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Procter & Gamble wants to reinvent how you clean your home

Soap tablets and foaming sprays. The world of cleaning products is changing.

Procter & Gamble wants to reinvent how you clean your home
[Image: courtesy P&G]
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I hold the dirty bowl in my hand and a quick rinse does nothing to clean the surface. It’s covered in the water-impervious, day-old orange crust of soup.

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Instead of filling up the sink to start a soak, I pick up a bottle of detergent and do something unthinkable . . . something that feels downright wrong. I aim it at the bowl and fire, using a squeeze trigger to suds it up like I’m spraying down a bathroom mirror or shower.

The bubbles bloom on the bowl’s surface, and I catch a particularly strong scent of soap. After a few seconds, I run a sponge around the bowl a couple of times, give it a quick rinse, and set it down to dry. I’m surprised by how slick the porcelain feels. That bowl is not just clean; it has sheen.

[Image: courtesy P&G]
I’m testing out Dawn Powerwash Dish Spray, the latest new product from Procter & Gamble, the $120 billion packaged-goods giant. After five years in development, Dawn Powerwash’s core premise isn’t like any soap that P&G has made before. It’s not to cut grease faster than the competition, or to keep your hands softer. Dawn Powerwash is designed to let you wash just a dish or two at a time—and do so while using as little water as possible.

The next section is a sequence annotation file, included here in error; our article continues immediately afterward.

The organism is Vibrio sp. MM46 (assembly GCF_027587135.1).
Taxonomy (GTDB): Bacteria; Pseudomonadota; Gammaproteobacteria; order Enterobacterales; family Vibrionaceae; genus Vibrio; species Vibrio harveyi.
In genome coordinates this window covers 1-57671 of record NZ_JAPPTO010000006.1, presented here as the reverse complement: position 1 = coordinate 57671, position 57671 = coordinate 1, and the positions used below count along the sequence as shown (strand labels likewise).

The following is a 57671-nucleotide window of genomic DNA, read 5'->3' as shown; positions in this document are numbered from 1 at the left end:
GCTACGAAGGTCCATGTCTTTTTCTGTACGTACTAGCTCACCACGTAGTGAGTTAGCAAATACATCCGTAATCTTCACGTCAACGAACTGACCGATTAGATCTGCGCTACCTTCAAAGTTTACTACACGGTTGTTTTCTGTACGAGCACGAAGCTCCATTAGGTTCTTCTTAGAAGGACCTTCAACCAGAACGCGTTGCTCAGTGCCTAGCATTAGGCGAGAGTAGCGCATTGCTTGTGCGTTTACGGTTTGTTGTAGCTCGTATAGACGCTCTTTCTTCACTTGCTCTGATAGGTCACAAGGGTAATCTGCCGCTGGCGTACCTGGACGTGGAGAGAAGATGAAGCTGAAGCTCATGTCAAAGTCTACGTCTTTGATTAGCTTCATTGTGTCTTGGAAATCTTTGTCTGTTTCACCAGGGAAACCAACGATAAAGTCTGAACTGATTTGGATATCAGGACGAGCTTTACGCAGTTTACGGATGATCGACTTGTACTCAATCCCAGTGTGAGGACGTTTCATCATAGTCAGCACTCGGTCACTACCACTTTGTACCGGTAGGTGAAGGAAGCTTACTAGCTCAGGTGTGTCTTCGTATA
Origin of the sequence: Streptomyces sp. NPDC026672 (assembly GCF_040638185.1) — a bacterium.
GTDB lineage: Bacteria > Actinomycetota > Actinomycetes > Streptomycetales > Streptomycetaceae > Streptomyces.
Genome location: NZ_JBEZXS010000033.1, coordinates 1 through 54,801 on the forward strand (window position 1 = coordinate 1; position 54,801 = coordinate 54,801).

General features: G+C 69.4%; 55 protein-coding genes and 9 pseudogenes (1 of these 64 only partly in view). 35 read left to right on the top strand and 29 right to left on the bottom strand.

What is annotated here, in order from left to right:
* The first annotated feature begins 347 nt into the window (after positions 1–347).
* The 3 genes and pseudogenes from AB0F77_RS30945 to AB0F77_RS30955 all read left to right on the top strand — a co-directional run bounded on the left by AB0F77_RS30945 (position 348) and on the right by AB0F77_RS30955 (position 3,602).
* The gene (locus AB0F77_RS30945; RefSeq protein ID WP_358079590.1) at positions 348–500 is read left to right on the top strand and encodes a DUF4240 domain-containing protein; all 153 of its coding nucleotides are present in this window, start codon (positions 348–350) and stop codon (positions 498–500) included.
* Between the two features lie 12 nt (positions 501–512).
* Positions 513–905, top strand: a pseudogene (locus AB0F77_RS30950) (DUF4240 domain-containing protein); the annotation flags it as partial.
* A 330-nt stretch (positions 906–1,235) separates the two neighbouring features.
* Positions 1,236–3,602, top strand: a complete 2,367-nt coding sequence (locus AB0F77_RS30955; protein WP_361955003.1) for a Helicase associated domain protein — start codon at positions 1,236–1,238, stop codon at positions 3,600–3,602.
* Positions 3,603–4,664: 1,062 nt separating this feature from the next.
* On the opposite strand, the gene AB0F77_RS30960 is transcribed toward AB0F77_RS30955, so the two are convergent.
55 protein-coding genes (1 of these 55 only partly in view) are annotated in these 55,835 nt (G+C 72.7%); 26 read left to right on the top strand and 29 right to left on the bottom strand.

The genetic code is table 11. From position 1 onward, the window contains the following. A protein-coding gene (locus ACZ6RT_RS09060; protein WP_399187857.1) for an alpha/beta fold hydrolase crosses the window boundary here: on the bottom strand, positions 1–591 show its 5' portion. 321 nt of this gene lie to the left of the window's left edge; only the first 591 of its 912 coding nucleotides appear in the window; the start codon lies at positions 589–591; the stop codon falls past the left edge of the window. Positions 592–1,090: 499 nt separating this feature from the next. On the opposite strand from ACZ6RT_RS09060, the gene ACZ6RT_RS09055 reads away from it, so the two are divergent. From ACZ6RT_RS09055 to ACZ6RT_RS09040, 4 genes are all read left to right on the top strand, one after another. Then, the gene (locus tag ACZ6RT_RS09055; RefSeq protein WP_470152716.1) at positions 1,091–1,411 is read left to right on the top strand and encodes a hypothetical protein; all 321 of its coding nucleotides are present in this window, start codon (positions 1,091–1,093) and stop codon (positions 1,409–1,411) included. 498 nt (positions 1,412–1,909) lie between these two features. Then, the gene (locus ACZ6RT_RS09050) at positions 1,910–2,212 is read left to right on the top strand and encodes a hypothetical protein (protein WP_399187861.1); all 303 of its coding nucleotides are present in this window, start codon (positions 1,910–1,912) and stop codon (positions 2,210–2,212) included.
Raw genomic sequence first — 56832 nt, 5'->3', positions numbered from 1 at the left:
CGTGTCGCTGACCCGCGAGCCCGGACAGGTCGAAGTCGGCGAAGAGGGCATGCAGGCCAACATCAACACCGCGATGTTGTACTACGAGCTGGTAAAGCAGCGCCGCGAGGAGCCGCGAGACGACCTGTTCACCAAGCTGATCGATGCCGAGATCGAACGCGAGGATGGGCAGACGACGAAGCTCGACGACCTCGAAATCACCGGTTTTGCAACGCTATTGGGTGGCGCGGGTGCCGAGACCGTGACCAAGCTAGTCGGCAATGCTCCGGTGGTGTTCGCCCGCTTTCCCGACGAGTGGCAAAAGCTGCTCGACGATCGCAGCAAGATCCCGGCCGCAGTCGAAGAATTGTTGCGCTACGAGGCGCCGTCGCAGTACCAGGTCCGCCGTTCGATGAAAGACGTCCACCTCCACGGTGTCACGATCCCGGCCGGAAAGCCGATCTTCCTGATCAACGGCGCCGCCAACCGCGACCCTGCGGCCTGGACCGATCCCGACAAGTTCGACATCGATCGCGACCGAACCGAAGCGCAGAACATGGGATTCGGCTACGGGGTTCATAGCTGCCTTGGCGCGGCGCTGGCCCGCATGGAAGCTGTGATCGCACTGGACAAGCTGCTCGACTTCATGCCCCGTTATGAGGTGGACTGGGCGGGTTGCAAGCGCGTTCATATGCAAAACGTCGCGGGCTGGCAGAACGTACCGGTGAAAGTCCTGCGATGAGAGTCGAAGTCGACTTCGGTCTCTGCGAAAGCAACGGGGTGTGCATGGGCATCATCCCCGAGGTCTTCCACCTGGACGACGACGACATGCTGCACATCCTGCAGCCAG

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The product is part of a larger trend. P&G is designing for a place where droughts are common and water scarcity is a reality—in other words, for the suburban equivalent of Dune. And yes, that means our personal and home cleaning products of the future won’t just look different and contain less water; these products will require that we learn new domestic habits. The user experience of cleaning our homes is about to change. And the pandemic is the perfect moment for P&G to rewire our expectations.

“Habit formation is huge. Particularly when the world is in a state of disruption and people are questioning their former habits, asking, Have I been doing enough in sanitation or hygiene?” explains Phil Duncan, global design officer at P&G. “We do focus a lot on actual consumer behavior and habits.”

Dawn Powerwash offers a good snapshot of P&G’s current development strategy. Dish soap has gone largely unchanged for decades. But a few years ago, the company noticed a shift in consumer behavior. People who were washing dishes in the sink weren’t filling the sink with dishes and letting them soak overnight. Instead, 61% were washing a plate here or cup there as they went about their lives—a trend, I gathered, that has only intensified over the past year in quarantine (and is certainly true in my house). At the same time, when people do hand wash their dishes, P&G finds that 90% leave the faucet on during the entire process, which consumes a gallon of water every 30 seconds.